Suicide bomber strikes bus, at least 7 killed
By Associated Press,
© St. Petersburg Times
published May 18, 2003
JERUSALEM - A suicide bomber blew himself up on a Jerusalem bus early today, and at least seven passengers and the bomber were killed. At least 20 others were wounded, four in serious condition, and another bomber blew himself up on the outskirts of the city.
The attack was on a number 6 city bus at an intersection at the northern edge of the city, according to a police statement. Israel Radio said seven were killed, in addition to the bomber. Four dead passengers were still in their seats in the front of the bus, one leaning out a window, an hour after the blast.
Police said the second bomber blew himself up at the entrance to the village of Dahiya el-Barid, near Jerusalem. Police said the bomber was killed in the blast, and no one else was hurt.
There was no immediate claim of responsibility.
Today's bombings were part of a sudden surge in Palestinian attacks - four in 12 hours - including a bombing in the West Bank city of Hebron in which an Israeli husband and wife were killed. Also, two armed Palestinians tried to attack a Jewish settlement in the West Bank and were killed by soldiers.
The attacks appeared to be timed to coincide with a summit between the leaders of Israel and the Palestinians. Also, Israeli Prime Minister Ariel Sharon canceled his trip to Washington in wake of the suicide bombing. He was to talk with President Bush about the Mideast peace plan.
The bus bomber struck at a few minutes before 6 a.m. today, a work day in Israel, at the beginning of rush hour.
Witnesses said the bomb went off on a large bus divided into two sections as it neared a bridge in one of Jerusalem's largest intersections, outside the Arab neighborhood of Shuafat and the Jewish neighborhood of French Hill, in the part of Jerusalem that Israel captured in the 1967 war - an area that is also claimed by the Palestinians.
It was the first such attack in Jerusalem since last November. In 93 suicide attacks since the current violence erupted in September 2000, 357 bystanders have been killed. Most were carried out by Hamas and Islamic Jihad, but recently the Al Aqsa Martyrs' Brigades, linked to the mainstream Fatah, have taken responsibility.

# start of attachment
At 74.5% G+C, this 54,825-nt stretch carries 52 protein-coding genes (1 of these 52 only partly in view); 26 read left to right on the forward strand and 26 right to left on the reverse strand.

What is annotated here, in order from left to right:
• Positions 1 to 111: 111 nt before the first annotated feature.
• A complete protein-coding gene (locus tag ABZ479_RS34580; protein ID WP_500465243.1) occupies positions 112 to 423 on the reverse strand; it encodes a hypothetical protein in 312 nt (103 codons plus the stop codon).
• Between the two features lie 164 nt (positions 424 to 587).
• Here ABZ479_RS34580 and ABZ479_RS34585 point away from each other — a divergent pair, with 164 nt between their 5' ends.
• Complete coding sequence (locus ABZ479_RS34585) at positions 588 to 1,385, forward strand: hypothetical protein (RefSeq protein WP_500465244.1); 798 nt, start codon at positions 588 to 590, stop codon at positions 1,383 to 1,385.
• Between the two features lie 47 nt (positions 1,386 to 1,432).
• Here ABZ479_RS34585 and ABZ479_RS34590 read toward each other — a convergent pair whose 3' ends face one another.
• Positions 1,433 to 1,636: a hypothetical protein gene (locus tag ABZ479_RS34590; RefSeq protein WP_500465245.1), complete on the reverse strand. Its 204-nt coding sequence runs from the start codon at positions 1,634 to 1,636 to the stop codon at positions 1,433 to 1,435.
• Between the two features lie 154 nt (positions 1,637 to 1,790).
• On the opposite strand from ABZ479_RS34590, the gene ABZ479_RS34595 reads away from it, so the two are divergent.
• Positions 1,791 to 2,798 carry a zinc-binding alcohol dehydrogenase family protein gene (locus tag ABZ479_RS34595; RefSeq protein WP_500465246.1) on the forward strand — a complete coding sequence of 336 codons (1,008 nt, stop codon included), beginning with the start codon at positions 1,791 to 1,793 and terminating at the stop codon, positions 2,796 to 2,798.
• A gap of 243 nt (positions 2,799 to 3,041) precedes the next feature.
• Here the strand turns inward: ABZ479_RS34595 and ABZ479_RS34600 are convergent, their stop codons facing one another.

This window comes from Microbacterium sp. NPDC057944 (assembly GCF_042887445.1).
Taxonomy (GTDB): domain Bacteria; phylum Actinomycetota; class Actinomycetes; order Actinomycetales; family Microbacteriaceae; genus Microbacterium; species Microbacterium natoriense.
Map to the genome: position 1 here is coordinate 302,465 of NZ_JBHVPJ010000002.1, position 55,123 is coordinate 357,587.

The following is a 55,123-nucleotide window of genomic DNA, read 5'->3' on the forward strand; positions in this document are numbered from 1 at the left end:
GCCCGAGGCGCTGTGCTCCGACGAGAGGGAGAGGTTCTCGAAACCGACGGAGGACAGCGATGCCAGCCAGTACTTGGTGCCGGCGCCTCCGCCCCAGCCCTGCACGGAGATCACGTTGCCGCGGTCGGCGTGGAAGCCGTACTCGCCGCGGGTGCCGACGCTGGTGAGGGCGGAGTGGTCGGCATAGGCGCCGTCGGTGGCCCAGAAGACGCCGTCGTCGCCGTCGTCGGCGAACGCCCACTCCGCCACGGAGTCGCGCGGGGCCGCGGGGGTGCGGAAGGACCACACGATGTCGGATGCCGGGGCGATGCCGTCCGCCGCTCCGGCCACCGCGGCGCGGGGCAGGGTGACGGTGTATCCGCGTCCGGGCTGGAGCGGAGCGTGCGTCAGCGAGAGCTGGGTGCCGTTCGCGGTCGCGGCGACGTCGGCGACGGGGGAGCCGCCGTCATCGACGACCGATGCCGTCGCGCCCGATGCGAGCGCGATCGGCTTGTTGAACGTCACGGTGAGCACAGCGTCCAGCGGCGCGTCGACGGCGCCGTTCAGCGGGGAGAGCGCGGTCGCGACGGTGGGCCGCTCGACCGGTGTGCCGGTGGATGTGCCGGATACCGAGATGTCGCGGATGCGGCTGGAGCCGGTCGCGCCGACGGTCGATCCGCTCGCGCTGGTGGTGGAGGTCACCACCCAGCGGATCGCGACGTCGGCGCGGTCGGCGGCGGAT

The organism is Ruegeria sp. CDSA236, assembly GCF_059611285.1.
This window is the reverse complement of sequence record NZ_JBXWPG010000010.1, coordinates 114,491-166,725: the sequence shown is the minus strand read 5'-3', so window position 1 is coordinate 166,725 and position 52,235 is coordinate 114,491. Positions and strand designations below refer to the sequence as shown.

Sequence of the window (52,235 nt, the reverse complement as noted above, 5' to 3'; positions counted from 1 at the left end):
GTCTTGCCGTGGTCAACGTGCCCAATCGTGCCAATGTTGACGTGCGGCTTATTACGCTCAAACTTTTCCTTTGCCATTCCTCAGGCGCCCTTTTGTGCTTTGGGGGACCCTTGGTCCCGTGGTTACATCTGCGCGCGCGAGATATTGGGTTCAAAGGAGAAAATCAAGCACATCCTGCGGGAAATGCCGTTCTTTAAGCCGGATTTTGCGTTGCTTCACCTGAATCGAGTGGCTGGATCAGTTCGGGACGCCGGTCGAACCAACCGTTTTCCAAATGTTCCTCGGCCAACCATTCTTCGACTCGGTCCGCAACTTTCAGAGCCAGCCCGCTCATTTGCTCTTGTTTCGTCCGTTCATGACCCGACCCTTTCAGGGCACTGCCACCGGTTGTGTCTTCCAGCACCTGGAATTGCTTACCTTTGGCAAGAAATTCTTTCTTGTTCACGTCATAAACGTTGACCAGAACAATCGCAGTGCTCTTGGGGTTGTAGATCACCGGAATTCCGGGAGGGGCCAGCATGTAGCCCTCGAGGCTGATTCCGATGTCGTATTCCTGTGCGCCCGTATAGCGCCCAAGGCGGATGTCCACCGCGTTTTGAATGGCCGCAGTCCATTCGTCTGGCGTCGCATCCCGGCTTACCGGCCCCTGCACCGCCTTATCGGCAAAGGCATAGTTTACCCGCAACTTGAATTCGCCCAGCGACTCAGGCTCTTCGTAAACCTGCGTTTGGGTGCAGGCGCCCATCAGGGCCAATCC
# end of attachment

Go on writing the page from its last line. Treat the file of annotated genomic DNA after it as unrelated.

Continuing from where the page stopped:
The attack came a few hours after the end of the first Israeli-Palestinian summit meeting in almost three years. Palestinian Prime Minister Mahmoud Abbas and Sharon met at the Israeli prime minister's Jerusalem office.
Responding to today's attack, David Baker, an official in Sharon's office, said the Palestinian Authority must use "all means available" to stop the attacks. "Palestinian terror cannot rule the Palestinian agenda," he said.
At the start of the meeting Saturday, Israeli Prime Minister Ariel Sharon expressed his "rage" about the Hebron attack, a Sharon statement said. Palestinian Prime Minister Mahmoud Abbas "agreed that stopping terrorism is the first step toward any progress," the statement said, adding that the leaders would hold more talks. The summit could be a bellwether for future U.S. mediation efforts. If top-level Israeli-Palestinian talks can't produce results, Washington might have to press the sides harder or consider imposing solutions.
Israel says it will not budge until Abbas has taken real steps against Palestinian militias, including arrests and weapons sweeps.
Palestinian militias have threatened to sabotage peace plans, saying they would not halt attacks and would resist forcefully if Abbas tried to disarm them.
As the meeting between Abbas and Sharon was ending, two Palestinian gunmen tried to enter the Jewish settlement of Shaarei Tikvah in the West Bank, but were killed by security forces near the perimeter fence.
In the Gaza town of Beit Hanoun, Israeli troops killed a Palestinian gunman in clashes. Nine Palestinians were wounded, including a gunman and five teenagers, doctors said. The military said two of the teens threw a firebomb at a military vehicle.
Several hundred Jewish settlers staged a protest outside Sharon's office during his meeting with Abbas. Settlers are one of Sharon's key constituencies, and the protest marked the first time they have turned against him since he began his second term in February. "Today, two people were killed in Hebron, and the prime minister is meeting with Abu Mazen," said a settler leader, Nissan Slomianski, referring to the Palestinian prime minister.
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